The hypocrisy goes beyond “learning from these ten years”.

    And things like this make my blood really boil. BTW, I just bought a Sachs’ book “The End of Poverty” is it any good? Or it is just about giving money to poor people and solving all problems?

  32. uebertragung says:

    Makes me sad.

  33. Anonymous says:

    Surprisingly enough, it is easier to GIVE advice than it is to TAKE it. Especially good advice.
    Also its worth pointing out that America is not demanding anyone else pay for its bail outs, unlike other crises
    Well the U.S. Government IS asking to borrow the money for bailouts, just like others. The REAL question is, when will the Chicoms become insistant about telling US what to do before they lend us more money?

  34. Ugly Canuck says:

    Why should we give a hoot what big-wig Americans have to say?
    The only ones who have ever honestly cared about such are America’s foreign water-carriers and lick-spittles – the rest of the practises of other govs. has been to follow any ‘foreign’ advice only to the extent that it is perceived as helping their own interests.
    Which, in another context, has ever been the commercial (ie private) sector’s response to any “advice” whatsoever from rulers or govs, democratic or despotic…whenever such ‘advice’ is not backed up by enacted or decreed legislation or regulations, backed up with penalties for non-compliance.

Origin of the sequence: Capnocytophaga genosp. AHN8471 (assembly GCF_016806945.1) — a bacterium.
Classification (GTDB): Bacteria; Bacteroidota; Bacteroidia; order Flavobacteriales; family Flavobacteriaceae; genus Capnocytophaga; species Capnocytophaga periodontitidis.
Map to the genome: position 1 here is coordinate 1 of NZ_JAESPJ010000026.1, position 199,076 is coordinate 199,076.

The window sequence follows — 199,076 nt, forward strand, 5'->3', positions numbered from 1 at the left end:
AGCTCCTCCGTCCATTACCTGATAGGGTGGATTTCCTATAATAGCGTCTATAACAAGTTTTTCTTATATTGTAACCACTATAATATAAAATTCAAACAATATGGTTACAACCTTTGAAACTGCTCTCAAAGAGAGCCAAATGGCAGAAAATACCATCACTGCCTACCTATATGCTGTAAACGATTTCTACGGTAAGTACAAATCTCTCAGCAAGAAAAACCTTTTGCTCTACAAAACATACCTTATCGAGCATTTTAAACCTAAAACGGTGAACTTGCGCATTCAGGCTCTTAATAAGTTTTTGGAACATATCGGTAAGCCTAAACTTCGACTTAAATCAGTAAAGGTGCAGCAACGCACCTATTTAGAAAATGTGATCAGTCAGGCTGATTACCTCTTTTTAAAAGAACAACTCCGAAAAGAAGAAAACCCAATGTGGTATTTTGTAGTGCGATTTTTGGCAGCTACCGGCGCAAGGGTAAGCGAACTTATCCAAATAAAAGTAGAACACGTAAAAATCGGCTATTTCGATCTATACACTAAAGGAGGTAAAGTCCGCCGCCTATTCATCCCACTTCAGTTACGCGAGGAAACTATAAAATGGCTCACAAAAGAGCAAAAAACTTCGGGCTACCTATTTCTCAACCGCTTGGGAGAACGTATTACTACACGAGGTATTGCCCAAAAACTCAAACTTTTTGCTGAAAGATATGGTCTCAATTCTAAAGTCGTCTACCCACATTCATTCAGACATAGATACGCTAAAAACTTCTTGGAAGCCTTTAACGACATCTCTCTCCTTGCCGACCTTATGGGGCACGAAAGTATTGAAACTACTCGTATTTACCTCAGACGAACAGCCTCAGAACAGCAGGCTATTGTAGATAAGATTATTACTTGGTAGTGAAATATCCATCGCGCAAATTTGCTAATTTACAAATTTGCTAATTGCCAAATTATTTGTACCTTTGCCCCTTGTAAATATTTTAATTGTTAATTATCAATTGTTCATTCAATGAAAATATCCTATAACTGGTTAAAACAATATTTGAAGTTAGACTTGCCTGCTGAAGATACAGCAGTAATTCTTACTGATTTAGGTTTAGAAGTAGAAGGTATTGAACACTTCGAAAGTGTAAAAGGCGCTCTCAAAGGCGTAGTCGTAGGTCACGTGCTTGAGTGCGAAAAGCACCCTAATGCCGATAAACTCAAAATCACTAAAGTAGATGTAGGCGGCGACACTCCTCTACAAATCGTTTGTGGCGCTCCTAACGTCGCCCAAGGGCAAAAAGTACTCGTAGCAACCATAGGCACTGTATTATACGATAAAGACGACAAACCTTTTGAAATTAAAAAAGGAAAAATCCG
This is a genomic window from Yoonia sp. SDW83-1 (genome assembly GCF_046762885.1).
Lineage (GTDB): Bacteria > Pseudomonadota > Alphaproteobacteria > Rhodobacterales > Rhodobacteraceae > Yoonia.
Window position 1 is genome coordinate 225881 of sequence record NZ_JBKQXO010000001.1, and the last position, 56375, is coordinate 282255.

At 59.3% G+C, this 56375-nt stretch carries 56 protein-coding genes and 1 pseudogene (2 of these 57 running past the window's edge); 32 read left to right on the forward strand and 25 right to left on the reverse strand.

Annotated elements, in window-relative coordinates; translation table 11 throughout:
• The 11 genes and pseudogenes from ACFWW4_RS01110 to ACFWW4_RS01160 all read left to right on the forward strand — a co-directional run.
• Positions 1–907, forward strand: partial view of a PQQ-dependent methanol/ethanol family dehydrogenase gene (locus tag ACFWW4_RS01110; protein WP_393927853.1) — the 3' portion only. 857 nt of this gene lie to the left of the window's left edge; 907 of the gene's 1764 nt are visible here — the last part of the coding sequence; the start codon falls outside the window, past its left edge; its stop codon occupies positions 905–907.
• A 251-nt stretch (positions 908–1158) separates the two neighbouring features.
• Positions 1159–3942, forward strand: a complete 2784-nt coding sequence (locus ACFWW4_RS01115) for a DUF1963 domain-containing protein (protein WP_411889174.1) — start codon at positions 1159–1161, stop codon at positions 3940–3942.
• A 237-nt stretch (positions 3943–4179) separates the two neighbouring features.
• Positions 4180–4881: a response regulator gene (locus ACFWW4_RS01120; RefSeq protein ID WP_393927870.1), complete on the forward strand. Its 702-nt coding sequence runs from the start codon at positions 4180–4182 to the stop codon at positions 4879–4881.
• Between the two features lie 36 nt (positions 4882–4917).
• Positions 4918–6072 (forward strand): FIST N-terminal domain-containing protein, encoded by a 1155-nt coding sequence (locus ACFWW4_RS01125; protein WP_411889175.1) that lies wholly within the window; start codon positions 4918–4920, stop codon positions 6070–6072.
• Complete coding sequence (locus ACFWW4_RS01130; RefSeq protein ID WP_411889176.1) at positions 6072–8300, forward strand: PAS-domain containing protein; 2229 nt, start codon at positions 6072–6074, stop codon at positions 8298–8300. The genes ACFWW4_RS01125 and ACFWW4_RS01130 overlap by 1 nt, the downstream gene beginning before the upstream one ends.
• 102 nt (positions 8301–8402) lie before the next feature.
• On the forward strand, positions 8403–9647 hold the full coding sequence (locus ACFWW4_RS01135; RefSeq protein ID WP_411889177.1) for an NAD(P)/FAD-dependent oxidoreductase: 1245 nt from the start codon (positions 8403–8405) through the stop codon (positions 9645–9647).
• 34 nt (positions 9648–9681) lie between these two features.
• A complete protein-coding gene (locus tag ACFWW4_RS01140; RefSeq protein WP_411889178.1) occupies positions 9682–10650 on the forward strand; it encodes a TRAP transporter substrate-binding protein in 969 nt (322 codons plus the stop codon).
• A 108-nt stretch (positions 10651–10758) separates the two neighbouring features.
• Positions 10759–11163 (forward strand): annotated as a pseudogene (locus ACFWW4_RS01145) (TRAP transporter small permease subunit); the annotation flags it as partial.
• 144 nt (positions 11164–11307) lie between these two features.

35. netposer says:

    Boing Boing please replace the word “America” with “Obama”. If this blog post was written a year earlier you would have used the word “Bush”. Thanks.

  36. Stephen says:

    I don’t think IMF has the power to ram anything down the throat of the United Kingdom. But the fact that they’re still taking the approach seen in their recent consultations with UK means that they are still ramming this approach down the throats of countries with less leverage.

  37. scribblescribble says:

    Timothy Hutton said:

    When IMF efforts fail, it is more likely out of ignorance than malice.

    Not so. See earlier comments (#25, #26) on Confessions of an Economic Hit Man by John Perkins.

  38. failix says:

    Bush isn’t Obama. Bush deserves to get blamed for as many things as possible throughout the rest of his life. Obama doesn’t (for now at least).

  39. Timothy Hutton says:

    Zuzu – I was questioning the very thing you are questioning, the comparison between “swiss-clocks” and the free market economy – my agreement was with the “no bank bailout” statement that preceeded it.

  40. remmelt says:

    Paulr:

    No, it’s the ruling class which is hypocritical.

    Zing!

  41. dculberson says: